Never Give Up by Kathryn Cole
📚 BOOK REVIEW 📚
Title: Never Give Up: A story about self-esteem
Author: Kathryn Cole
Illustrator: Qin Leng
Publisher: Second Story Press
Islamic Content: None, Muslim character
Concerns: 'She crossed her fingers and made a wish: Please let my idea work.'
Nadia watched Shaun struggling to ride his bike which still had its training wheels attached. When a few kids begin belittling Shaun for his training wheels, although he is doing his best to ignore their taunts, Shaun becomes flustered and falls. Nadia feels a huge weight of guilty for not being able to find the courage to step in. After explaining this to her father and with his help she comes up with a plan that will help Shaun overcome his struggle.
The message in this story is incredibly valuable: self-esteem. Nadia's character shows care, selflessness and determination to help her friend. I love that Shaun tries not to allow the words of the others affect him, however it comes through when he stumbles down with his bike. The tender relationship that Nadia has with her father is just so beautiful. Once Nadia and her father help Shaun gain confidence and help him ride his bike without his training wheels, the bullies join in and cheer him on. This book is so impactful in the way the resolution takes place. Often times the message can be more powerful when it is done in a creative way rather than in a confrontational manner, like it does here.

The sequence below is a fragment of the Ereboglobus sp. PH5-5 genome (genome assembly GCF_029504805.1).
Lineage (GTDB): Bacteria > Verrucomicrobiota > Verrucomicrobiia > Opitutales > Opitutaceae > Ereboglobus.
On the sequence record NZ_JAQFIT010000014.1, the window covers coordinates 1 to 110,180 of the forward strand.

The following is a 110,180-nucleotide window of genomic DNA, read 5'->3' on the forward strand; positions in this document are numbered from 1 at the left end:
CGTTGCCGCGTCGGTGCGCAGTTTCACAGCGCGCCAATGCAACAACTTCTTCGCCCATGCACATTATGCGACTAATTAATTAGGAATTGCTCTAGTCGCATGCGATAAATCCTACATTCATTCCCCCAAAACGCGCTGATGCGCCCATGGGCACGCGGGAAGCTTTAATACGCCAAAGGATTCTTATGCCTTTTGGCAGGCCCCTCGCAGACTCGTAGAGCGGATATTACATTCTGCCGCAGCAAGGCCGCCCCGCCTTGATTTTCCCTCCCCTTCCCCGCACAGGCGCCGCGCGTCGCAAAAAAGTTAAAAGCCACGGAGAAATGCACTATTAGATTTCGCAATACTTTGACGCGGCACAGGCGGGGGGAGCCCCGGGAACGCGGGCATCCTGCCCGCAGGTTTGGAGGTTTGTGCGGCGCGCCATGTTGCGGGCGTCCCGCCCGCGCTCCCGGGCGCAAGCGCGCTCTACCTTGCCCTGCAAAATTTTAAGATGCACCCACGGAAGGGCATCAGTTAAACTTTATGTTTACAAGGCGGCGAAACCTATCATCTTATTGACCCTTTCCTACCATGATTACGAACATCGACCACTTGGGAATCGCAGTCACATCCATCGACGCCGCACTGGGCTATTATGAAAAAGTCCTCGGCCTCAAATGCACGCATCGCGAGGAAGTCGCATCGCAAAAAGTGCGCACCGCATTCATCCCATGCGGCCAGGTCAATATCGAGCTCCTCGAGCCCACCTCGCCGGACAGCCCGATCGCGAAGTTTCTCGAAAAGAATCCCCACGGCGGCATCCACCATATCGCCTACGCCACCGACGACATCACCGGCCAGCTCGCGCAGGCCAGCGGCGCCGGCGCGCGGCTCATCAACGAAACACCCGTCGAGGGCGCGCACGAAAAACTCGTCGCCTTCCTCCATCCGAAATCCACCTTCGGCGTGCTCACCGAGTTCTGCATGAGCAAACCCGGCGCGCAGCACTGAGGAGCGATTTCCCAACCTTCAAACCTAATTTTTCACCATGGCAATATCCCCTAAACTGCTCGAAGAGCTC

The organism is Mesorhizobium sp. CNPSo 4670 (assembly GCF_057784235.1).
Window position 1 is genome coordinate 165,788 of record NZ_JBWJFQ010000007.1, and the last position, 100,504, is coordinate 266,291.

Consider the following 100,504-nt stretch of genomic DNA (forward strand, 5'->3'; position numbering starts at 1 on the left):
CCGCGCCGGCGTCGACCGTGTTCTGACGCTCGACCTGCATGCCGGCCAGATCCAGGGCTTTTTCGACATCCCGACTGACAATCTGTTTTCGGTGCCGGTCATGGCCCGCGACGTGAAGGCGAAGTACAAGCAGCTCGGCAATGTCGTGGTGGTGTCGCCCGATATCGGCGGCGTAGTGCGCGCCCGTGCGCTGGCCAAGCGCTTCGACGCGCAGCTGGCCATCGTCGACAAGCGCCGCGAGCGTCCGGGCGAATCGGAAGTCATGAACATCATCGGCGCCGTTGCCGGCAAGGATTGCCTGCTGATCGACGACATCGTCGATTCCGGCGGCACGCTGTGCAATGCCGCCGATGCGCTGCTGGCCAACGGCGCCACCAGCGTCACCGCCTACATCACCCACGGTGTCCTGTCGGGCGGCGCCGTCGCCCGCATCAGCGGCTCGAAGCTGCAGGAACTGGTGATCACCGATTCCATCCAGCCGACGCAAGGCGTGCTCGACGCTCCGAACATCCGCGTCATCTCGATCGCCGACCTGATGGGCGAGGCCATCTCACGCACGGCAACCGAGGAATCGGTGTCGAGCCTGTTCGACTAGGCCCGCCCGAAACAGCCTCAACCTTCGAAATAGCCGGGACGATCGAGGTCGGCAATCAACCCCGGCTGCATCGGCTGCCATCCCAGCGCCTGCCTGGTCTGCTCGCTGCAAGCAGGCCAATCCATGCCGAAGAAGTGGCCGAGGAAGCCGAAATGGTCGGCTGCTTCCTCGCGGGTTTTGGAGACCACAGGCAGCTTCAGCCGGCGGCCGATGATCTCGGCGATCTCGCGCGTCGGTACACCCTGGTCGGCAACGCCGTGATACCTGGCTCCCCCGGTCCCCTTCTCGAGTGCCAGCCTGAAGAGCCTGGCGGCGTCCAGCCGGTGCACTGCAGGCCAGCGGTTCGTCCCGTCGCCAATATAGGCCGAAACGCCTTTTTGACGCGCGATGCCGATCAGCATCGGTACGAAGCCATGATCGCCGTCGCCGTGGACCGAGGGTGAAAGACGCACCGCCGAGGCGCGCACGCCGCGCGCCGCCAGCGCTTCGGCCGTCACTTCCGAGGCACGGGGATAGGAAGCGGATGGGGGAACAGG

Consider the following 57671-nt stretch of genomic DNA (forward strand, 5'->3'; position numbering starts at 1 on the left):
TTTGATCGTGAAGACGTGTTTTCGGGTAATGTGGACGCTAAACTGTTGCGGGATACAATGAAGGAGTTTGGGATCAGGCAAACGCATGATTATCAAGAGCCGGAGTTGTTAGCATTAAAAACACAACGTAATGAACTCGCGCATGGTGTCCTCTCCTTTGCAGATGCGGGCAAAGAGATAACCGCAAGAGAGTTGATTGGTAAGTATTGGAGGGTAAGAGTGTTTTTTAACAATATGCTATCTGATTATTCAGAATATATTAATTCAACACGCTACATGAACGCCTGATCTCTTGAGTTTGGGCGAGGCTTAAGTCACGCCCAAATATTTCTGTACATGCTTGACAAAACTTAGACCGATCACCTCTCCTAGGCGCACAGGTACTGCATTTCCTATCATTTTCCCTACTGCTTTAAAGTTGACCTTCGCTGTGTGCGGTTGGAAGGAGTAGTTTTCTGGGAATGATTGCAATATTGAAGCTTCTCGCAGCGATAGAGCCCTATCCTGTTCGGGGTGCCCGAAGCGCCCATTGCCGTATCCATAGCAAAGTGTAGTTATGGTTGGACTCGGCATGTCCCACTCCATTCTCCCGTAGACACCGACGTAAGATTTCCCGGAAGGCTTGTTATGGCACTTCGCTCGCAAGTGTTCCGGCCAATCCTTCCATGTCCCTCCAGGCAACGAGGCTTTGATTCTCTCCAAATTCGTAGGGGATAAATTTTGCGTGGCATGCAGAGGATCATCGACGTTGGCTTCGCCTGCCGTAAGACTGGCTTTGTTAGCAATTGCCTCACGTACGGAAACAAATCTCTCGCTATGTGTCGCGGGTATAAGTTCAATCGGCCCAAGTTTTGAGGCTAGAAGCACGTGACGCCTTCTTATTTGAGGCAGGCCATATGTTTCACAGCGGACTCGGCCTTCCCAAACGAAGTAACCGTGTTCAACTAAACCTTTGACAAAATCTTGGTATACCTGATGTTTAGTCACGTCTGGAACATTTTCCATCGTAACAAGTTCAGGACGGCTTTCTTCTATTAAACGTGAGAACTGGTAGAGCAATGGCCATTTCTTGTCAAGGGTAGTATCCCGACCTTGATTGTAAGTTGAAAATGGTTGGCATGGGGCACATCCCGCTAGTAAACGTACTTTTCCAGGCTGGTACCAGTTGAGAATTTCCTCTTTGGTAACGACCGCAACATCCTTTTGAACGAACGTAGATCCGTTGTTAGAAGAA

As Muslims, wishful thinking and crossing fingers for 'good luck' is something we steer away from as it is considered to go against Islam's fundamental beliefs. We encourage our kids to make du'a (supplication) to Allah as He is the only One who overseas our affairs and grant us anything we ask of Him, including non-tangible and situational circumstances. This book isn't written or published by Muslims, and their choice to stay more secular in order to appeal to all audiences is understandable.
While I am grateful to see more books with Muslim characters doing normal things, we also want them to be more accurate in representation not just visibly there.